thoughts on “that other door”…..and leaving doors open

Kincade age 4
Kincade age 4

After my Mesa class, a young couple talked to me. Georgia had gastric bypass but had gained the 150 pounds back, with many health problems, and Kyle was also overweight. They were looking for answers.  Georgia said,

“As you were telling your story about your little boy on so many drugs, including Prednisone, we couldn’t help but think how awful the alternative would have been.”

Her eyes filled with tears.

“My sister died at the age of 23 after continuing down that path, for years. When she was little, she was on tons of antibiotics and steroids. I don’t know if my sister died of asthma or of Prednisone. When she died, she weighed over 500 lbs., so bloated from steroids.”

I have said, many times, that my readers’ stories haunt me. They very literally haunt me. Often I fall asleep mulling over the stories I’ve heard. Beautiful, miraculous ones. Terrible, tragic ones.

I occasionally get emotional, when I speak, telling my son’s story. About how he was a Failure to Thrive baby, on one course of steroids after another, in hospitals, in breathing tents, a gas mask strapped to his face every four hours, constantly sick and on antibiotics.

He’d been born at almost 9 lbs., and by 15 months had fallen below the 5th percentile for weight. He was blue and listless and coughed non-stop, and he was constantly choking on green and yellow mucous.

The photo here is of Kincade’s 4th birthday, just two years after we eliminated dairy, processed meat, white flour, and white sugar. After we made greens, vegetables, fruits, legumes, whole grains, nuts and seeds our new staples.

Last June, my 6’3” baby boy, Kincade, pitched a 5-inning near-shutout (12-1) against Skyline in a huge stadium with a thousand screaming fans, in the state tournament. He was named MVP of the team, he led the state of Utah in RBI’s, and he lived his destiny.

So I had all of this on my mind. I lectured in Boise, Tucson, and Mesa in less than 48 hours, and when I flew home, my baby boy picked me up at the airport. As I put my stuff in his car, I noticed the wadded-up McDonalds bag on the floor.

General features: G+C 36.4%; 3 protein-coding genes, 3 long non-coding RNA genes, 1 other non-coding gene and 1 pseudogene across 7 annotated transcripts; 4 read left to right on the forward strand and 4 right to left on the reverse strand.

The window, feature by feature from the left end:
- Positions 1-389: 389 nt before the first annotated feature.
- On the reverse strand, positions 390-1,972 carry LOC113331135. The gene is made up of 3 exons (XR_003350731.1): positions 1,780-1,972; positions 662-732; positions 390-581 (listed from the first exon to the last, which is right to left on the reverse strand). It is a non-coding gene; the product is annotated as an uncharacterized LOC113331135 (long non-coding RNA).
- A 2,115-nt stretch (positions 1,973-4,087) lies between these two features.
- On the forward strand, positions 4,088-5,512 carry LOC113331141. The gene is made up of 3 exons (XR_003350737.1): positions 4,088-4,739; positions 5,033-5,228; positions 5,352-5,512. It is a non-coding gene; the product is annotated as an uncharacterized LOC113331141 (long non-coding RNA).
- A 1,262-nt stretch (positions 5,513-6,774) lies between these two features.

emotionalbankOne thing I figured out a long time ago is that when I walk in the door from work, and haven’t seen my kids all day, even if the first thing I see is that they didn’t do their chores—I spend some time enjoying them and talking about what matters to them. Bring up whatever’s frustrating me, later. (Or never.)

Really big research studies have shown that solid marriages have five positive interactions for every negative ones. That makes sense, right? Stephen Covey made the concept famous of making deposits in the emotional bank accounts. You can’t make a withdrawal if you’ve got no money in the bank.

So Cade and I enjoy the ride home, and I learn all about his date the night before. We listen to his favorite songs. Kinda loud, but I tell him they’re awesome.

Shortly before we get home from the 45-minute drive, I tell him, “You know Cade, it’s weird that you don’t even know how many people have heard the story of what happened when you were a baby. I have told it to tens of thousands of people.

“How terribly sick you were. How many, many nights I thought you would die. How many times I prayed to God to just let you live through the night.”

I told him about Georgia’s sister, and how chilled I was in Mesa, to think about that other door. The door I DIDN’T walk through. The one where I would have just continued blindly feeding my baby chemicals to eat, instead of addressing what was causing his problem in the first place.

medicine xBuying into Dow Chemical’s marketing slogan begun a couple of generations ago, which is the biggest lie ever: “A BETTER LIFE THROUGH CHEMICALS!”

I tell my boy that I am so thankful I didn’t go that direction. That instead I dug deep for answers and made changes to save his life that seemed radical and hard, at the time.

I said, “Kincade, when you were a baby, I learned that you have a fragile immune system. I know this. I was there. You were too, but you don’t remember. You don’t come to my lectures, so you don’t know this: